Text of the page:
I have the Yamaha YBR 125 2010 model in red and black. I've had it 2 years now and it has been great. I've done about 5600 miles on it from brand new with no trouble but, recently after a journey to cambridge and back from london my engine light is on and the bike has no power when i pull the throttle and idles so low it cuts out!
Gonna take it in. has anyone experienced similar or have any advice?

I've been working on a site for all 125'ers and those wanting to get to know about how to get their cbt, first 125 etc. Check it out @http://www.london125.com/

Posted: 08/08/2012 at 00:46

I got a second hand Varadero 125 last October. I didn't have any experience riding bikes. I definitely suggest this bike as a first bike. It is almost a year now since I have it, and had no real issues. Except from changing the tires and front break disk, which were worn from previous owner, the bike is superb. Starts always with the first, very reliable, responsive, and can also be used for small excursions except from the daily commuting. I have also passed my module 1&2 with it, and still don't feel the need to change it to something bigger. Consumption wise I spend around 17£ for full tank, which gives more than 200 miles each time.

Posted: 03/09/2012 at 15:59

I bought a cbr125r in repsol colours. It's a grand cheaper than the yam. And a great bike to learn on. Plus honda are doing a deal on finance. Cheers.

Posted: 29/10/2012 at 17:28

I love 2T's!! my dad has a 225 lambretta and I have a Derbi Senda 50, I was jsut wondering if anyone had any opinions on any 125 2T supermoto/dualsport bikes as I am into mountian biking and wish to transfer my love of the dirt over to my motorcycling?


Posted: 25/11/2012 at 18:49

It may need a new reed valve, good luck.

Posted: 01/12/2012 at 13:38

I have a Y reg CG125. I bought it as a commuter as I only live 4 miles from my work place so it made more sense to use that than my other bike a Honda Hornet 600, especially in the winter. The indicators do tend to be dull at idle as does the headlamp but I am guessing this is 6v electronics issue. Once going though they work fine. It's a nice little bike and is full of character. Mine is a kickstart version which can be annoying in the winter when a cold starts sees me kicking it about 6-8 times until the engine will keep going. That said, I had someone interested in the CG but I couldn't bring myself to sell it. It has lots of charm and character and is so reliable it makes a great back up bike, although it won't set your hair on fire.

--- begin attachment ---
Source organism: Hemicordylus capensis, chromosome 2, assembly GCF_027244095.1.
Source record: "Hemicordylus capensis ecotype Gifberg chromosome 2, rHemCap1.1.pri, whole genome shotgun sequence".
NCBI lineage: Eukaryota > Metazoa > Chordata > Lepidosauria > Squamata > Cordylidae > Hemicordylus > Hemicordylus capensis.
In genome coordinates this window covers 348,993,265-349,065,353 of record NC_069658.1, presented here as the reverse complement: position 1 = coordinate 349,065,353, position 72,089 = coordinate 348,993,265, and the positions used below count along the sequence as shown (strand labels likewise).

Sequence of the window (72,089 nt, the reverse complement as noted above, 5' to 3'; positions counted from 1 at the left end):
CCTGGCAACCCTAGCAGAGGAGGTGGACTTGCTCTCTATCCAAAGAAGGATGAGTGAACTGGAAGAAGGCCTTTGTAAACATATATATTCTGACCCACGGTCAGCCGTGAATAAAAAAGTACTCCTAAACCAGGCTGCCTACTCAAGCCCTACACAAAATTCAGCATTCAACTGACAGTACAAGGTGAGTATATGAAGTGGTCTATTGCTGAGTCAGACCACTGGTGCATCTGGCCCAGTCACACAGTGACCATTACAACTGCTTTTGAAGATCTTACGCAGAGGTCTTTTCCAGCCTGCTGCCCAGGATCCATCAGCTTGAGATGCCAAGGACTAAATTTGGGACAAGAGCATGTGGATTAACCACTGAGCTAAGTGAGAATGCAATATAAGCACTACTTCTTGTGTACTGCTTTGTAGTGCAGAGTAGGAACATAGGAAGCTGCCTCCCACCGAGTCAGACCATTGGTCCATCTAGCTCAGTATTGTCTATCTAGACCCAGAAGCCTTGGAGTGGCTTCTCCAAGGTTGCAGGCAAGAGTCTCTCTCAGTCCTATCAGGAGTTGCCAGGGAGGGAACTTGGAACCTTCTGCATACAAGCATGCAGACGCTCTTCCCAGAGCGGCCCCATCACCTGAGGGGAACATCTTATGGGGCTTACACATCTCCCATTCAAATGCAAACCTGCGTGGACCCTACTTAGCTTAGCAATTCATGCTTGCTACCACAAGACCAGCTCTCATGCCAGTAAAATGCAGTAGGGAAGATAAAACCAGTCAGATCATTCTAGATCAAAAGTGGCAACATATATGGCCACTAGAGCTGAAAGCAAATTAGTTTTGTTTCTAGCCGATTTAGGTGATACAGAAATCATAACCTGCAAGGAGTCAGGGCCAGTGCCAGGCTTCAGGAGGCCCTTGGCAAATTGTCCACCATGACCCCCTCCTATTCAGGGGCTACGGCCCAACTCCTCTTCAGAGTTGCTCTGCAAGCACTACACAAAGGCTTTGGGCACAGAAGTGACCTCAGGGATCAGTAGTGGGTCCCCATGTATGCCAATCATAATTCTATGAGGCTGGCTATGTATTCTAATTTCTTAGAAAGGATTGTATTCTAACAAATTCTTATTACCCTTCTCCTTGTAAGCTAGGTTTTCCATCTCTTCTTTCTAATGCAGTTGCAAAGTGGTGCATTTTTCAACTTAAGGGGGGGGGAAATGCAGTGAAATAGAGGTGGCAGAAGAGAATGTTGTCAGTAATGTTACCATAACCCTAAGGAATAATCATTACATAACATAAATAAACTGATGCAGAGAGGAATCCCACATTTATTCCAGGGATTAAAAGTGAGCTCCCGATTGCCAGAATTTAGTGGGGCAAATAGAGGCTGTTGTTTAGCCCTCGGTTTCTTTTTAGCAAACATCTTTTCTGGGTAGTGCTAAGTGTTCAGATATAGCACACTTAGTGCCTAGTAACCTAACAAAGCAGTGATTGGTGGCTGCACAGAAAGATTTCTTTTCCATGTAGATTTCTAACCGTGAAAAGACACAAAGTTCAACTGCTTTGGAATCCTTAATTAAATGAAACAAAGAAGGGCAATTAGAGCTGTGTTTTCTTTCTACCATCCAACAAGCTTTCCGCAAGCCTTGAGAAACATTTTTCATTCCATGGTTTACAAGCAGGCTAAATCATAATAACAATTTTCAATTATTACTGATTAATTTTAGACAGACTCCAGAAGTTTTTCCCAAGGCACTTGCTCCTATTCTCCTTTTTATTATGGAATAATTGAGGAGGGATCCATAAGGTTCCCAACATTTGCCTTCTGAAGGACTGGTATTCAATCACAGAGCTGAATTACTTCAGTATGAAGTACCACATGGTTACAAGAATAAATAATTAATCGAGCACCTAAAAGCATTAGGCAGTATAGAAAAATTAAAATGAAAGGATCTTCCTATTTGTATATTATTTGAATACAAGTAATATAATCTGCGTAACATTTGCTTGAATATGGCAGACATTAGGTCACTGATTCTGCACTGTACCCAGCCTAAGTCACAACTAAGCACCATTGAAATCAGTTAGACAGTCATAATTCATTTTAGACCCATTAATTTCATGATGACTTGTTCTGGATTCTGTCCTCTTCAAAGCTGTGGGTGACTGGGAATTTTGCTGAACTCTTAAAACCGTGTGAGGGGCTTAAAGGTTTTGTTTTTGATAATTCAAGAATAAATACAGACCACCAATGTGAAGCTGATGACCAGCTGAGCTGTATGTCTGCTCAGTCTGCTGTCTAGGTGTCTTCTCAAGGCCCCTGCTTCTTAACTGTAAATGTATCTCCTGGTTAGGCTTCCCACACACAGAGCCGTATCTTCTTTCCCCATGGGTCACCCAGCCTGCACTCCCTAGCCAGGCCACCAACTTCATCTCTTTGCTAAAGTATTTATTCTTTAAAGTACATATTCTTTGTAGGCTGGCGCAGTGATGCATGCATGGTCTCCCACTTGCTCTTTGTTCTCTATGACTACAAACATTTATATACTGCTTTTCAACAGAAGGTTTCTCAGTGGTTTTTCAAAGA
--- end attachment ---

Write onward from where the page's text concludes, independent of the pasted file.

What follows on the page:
Posted: 19/01/2013 at 12:58

Couldn't agree more about the cg. I have a diversion 400 which is great but to be honest I'll never sell my CG as I love the simplistic reliability and gutsy character.
LONG LIVE PUSHROD SINGLES!!!!

Posted: 17/02/2013 at 20:29

I've been riding a CBR125 for my cross-town commute. Several miles of light-to-light traffic. A 125 is plenty good enough for this sort of riding.

Posted: 04/03/2013 at 03:20

I notice in your article on CG125s that you say it as launched in 1984, well I had one in 1983 that I bought from a friend in 1983 and he had bought it new at the end of 1979.
The CG was launched in Japan in 1976 and ceased production in 2008, so that was 22years of cheap, reliable motorcycling bliss.

Posted: 01/04/2013 at 14:13

I also notice in your article on the Yamaha DT125R that you say the DT has been around for 20 years it was actually launched in 1974 as the DT125A(in Japan). So by my reaconing thats 29 years!

Posted: 01/04/2013 at 14:27

Not sure if you got it figured out, but my bike did the same thing. I couldn't figure it out. I cleaned the carbs, fuel lines and drained the tank but didn't help. I thought I had ruled out fuel system issues so I finally took it in. Turns out I did have water in my tank. I had to run about 3 tanks worth of fuel through it before I got it all out. Runs like a dream now.

Posted: 01/05/2013 at 18:00

Gu22, I thought the same, my brother had a CB125 in 1978. A little research reveals that the first CB125 came out in 1972 with a 122cc engine; it was updated in 1976 with the 124cc "J" model, that must have been my brother and I tore around on. Production stopped in 1985.
I live in Thailand and I still see a few old CB125J around, some of them have a 110cc engine but look the same. Those bikes must have been stone-reliable if they're still on the road 30+ years later!
If I had to choose I'd take the Varadero if I had the money; a full-sized bike, the only one you could take a passenger on in comfort. 15hp is enough if you just want to commute. I ride a CBR150R here and it's a blast but it's a narrowly focused bike, not practical for everyday use. That's what I got my Nouvo 135 for.